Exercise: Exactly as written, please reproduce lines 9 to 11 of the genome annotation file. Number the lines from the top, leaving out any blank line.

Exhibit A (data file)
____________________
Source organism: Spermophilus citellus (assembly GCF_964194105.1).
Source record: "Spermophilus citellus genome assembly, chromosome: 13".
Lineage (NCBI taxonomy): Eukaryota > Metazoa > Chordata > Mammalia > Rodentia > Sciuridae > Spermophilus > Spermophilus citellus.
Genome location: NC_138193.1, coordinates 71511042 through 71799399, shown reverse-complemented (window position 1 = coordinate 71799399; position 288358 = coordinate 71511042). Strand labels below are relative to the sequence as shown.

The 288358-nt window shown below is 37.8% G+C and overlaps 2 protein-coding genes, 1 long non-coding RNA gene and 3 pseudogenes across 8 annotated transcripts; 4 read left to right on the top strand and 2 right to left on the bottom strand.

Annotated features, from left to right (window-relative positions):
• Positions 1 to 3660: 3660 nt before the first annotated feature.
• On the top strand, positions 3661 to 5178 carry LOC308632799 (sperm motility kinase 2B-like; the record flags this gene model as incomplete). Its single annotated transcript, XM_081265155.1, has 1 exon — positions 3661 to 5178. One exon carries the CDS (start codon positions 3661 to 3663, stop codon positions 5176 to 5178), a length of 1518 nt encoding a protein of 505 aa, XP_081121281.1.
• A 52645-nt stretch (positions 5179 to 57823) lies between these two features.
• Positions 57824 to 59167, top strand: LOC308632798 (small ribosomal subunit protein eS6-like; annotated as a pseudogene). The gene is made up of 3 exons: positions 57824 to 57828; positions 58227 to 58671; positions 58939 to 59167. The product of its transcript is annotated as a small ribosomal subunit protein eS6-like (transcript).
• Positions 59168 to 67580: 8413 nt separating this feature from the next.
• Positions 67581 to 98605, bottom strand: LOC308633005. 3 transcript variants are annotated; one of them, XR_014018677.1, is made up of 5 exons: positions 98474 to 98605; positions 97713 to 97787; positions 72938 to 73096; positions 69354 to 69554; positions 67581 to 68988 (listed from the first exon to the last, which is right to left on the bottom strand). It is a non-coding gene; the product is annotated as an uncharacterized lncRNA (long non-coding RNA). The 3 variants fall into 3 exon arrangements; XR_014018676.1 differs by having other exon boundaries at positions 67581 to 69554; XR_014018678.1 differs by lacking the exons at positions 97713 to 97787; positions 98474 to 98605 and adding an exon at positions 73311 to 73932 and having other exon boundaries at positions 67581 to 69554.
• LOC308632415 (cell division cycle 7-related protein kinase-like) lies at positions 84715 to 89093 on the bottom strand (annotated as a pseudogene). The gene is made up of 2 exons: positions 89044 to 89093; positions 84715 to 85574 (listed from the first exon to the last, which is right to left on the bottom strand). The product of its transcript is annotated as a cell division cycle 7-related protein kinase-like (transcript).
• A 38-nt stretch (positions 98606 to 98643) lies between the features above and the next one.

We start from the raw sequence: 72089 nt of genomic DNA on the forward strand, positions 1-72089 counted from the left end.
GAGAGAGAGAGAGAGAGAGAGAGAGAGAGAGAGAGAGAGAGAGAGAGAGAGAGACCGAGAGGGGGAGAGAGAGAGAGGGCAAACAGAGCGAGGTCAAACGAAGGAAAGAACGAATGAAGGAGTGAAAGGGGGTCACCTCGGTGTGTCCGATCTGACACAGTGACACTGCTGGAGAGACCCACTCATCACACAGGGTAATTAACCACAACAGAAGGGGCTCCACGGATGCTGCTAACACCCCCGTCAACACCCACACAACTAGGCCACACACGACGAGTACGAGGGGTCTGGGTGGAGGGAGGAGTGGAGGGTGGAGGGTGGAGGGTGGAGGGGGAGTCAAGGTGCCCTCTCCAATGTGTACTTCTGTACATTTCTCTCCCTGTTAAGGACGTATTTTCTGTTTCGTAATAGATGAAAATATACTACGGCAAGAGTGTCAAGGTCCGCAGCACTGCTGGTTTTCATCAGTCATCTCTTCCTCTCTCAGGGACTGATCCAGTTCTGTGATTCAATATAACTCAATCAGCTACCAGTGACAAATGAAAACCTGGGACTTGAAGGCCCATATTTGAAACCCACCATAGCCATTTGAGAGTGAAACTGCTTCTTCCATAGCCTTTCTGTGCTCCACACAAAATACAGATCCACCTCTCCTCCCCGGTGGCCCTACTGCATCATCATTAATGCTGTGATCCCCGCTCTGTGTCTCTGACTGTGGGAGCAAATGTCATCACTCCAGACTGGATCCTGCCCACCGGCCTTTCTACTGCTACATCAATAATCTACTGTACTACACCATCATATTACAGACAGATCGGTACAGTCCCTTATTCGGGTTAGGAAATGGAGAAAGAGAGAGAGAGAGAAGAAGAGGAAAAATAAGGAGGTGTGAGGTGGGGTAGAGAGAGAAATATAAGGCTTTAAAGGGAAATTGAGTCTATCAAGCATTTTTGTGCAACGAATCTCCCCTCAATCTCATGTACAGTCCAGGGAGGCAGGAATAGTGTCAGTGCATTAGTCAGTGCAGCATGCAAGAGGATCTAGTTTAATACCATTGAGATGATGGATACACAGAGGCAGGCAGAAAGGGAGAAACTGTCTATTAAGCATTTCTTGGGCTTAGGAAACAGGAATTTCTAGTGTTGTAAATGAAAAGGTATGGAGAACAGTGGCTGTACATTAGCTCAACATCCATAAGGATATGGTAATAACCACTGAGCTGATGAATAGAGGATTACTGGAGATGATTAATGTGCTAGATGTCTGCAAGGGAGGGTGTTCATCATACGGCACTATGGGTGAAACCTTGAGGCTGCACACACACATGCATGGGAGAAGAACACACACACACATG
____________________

• A 52645-nt stretch (positions 5179 to 57823) lies between these two features.
• Positions 57824 to 59167, top strand: LOC308632798 (small ribosomal subunit protein eS6-like; annotated as a pseudogene). The gene is made up of 3 exons: positions 57824 to 57828; positions 58227 to 58671; positions 58939 to 59167. The product of its transcript is annotated as a small ribosomal subunit protein eS6-like (transcript).
• Positions 59168 to 67580: 8413 nt separating this feature from the next.